iPhone 6 Plus in landscape mode. Source: Apple.

Phablets are expensive. This we know. That's why Apple's (NASDAQ:AAPL) long-anticipated entry into the market for larger phones has so much potential to grow the bottom line. At a $100 premium compared to the regular iPhone 6, the iPhone 6 Plus will carry some juicy margins.

Thanks to new estimates from supply chain researcher IHS, investors can get an idea of how profitable the new iPhone 6 Plus really is.

Dollars and sense
IHS estimates that the component bill of materials (BOM), plus manufacturing costs, totals $200.10 for a 16 GB iPhone 6. That figure jumps to $215.60 for a similarly configured iPhone 6 Plus.


iPhone 6 (16 GB)

iPhone 6 Plus (16 GB)

BOM + manufacturing



Retail price



Implied gross margin ($)



Implied gross margin (%)



Source: IHS and author's calculations.

It gets even better once you consider Apple's aggressive new storage pricing structure. Apple is resisting the broader trend among handset manufacturers to make 32 GB standard, and by keeping the entry-level models at 16 GB, it will encourage upsells to 64 GB and 128 GB models.

The difference in cost between a 16 GB model and a 128 GB model is $47, according to IHS. Meanwhile, the difference in retail price is $200.


iPhone 6 (128 GB)

iPhone 6 Plus (128 GB)

BOM + manufacturing



Retail price



Implied gross margin ($)



Implied gross margin (%)



Source: IHS and author's calculations.

I've included the implied gross margin in both dollar and percentage terms, because each figure is important in different ways; but more on that later. Also, I say "implied," because Apple's actual reported gross margin includes other costs beyond components, such as warranty expense and infrastructure depreciation, among others.

All the moving parts
Like most consumer-oriented companies, Apple's holiday quarter is typically its busiest. Thanks to operating leverage, that usually entails margin expansion, as revenue increases sequentially during the fourth quarter (and subsequent contraction due to the loss of leverage coming out of the fourth quarter). Apple spreads its fixed costs over a larger volume of units, translating into lower total average cost per unit.

Inside the Retina HD display. IHS estimates the iPhone 6 Plus display assembly costs $52. Source: Apple.

Meanwhile, newly designed products start at the height of their cost curves, because Apple has to purchase and install new manufacturing equipment. For instance, Apple expects to spend $11 billion on capital expenditures in fiscal 2014, with the bulk of that total dedicated to manufacturing gear.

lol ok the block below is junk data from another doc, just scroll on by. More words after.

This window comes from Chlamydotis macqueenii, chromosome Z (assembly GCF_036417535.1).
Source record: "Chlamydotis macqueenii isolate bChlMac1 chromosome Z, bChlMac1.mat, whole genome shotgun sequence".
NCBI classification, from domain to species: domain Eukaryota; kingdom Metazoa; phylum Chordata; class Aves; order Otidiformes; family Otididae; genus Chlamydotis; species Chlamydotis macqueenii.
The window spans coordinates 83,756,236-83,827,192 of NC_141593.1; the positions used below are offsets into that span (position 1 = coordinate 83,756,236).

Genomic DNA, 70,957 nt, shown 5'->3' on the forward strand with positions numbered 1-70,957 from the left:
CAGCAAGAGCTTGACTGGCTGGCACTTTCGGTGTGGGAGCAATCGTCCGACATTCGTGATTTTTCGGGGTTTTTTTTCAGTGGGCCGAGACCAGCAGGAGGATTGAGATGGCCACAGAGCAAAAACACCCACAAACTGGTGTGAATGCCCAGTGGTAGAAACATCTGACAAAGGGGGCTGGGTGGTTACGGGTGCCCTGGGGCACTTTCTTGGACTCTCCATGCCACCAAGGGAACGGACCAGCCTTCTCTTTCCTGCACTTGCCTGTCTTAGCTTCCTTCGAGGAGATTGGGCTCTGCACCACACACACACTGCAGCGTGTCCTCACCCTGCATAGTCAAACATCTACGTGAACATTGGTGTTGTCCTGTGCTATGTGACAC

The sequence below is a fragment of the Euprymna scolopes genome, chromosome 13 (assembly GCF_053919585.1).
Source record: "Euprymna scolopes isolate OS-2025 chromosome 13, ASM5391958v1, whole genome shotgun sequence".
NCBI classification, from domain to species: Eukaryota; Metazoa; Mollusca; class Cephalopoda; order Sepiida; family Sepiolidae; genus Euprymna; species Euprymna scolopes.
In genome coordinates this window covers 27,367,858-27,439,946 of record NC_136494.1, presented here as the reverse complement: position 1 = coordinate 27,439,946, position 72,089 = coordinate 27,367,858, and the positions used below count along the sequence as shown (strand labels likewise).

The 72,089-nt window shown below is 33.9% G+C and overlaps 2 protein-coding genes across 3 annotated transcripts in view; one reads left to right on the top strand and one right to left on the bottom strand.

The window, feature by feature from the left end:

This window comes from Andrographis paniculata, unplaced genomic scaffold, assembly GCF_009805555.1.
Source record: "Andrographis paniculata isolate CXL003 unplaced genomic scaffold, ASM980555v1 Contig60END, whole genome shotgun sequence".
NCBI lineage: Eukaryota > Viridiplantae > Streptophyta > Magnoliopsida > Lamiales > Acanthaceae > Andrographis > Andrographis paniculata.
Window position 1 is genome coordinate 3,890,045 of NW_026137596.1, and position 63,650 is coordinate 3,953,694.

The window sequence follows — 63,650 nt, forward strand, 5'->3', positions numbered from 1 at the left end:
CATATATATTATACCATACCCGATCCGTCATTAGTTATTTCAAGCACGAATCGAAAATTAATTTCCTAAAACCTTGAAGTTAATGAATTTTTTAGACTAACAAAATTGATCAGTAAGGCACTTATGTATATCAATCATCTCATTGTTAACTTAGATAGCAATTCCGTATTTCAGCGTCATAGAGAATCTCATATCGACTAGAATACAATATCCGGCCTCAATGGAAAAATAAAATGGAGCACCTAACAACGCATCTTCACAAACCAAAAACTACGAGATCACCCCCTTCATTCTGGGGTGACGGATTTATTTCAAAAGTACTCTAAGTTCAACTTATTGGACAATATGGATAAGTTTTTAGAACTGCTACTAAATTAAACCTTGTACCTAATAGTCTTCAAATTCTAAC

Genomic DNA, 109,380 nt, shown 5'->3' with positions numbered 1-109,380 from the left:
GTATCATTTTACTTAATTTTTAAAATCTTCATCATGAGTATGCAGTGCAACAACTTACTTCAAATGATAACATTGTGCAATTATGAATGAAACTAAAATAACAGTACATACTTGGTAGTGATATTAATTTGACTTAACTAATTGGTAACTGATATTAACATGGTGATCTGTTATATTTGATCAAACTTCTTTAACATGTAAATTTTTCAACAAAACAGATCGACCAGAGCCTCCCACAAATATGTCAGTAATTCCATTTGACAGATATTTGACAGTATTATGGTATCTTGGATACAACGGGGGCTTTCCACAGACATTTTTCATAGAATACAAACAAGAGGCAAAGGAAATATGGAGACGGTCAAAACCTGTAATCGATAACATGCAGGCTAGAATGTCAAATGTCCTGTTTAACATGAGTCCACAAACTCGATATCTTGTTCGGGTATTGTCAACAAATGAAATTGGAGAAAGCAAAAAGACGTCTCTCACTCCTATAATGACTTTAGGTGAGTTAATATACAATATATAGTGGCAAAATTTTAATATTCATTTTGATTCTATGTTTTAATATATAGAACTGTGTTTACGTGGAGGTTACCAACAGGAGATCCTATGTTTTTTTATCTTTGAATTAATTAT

This presents a margin headwind whenever Apple introduces brand new, or redesigned, products. From a cost structure standpoint, Apple has stepped back a little from its tick-tock cycle of iPhone releases, since it has introduced brand new models in each of the last three years (iPhone 5 in 2012, iPhone 5c in 2013, and iPhone 6 and 6 Plus in 2014).

Apple conservatively expenses software development as incurred, as opposed to capitalizing and amortizing over time. That means that software development costs primarily affect operating margin instead of gross margin; but software is inherently very scalable.

Here's where the dollar-based gross margin per unit becomes significant. Due to the aforementioned leverage, and other expenses included in cost of sales, percentage-based gross margin doesn't scale linearly with volume. As unit volumes ramp up during the holiday quarter, the dollar-based gross profits will quickly add up, particularly for upsells. An upsell from 16 GB to 128 GB translates into approximately $150 in additional gross profit per unit, even though the gross margin percentage is only modestly higher.

There should be little doubt that Apple will set a fresh record this holiday season with the new iPhones. It will need to sell more than 51 million units to do so. Operating leverage combined with that level volume could help boost Apple's margins.

Evan Niu, CFA owns shares of Apple. The Motley Fool recommends Apple. The Motley Fool owns shares of Apple. Try any of our Foolish newsletter services free for 30 days. We Fools may not all hold the same opinions, but we all believe that considering a diverse range of insights makes us better investors. The Motley Fool has a disclosure policy.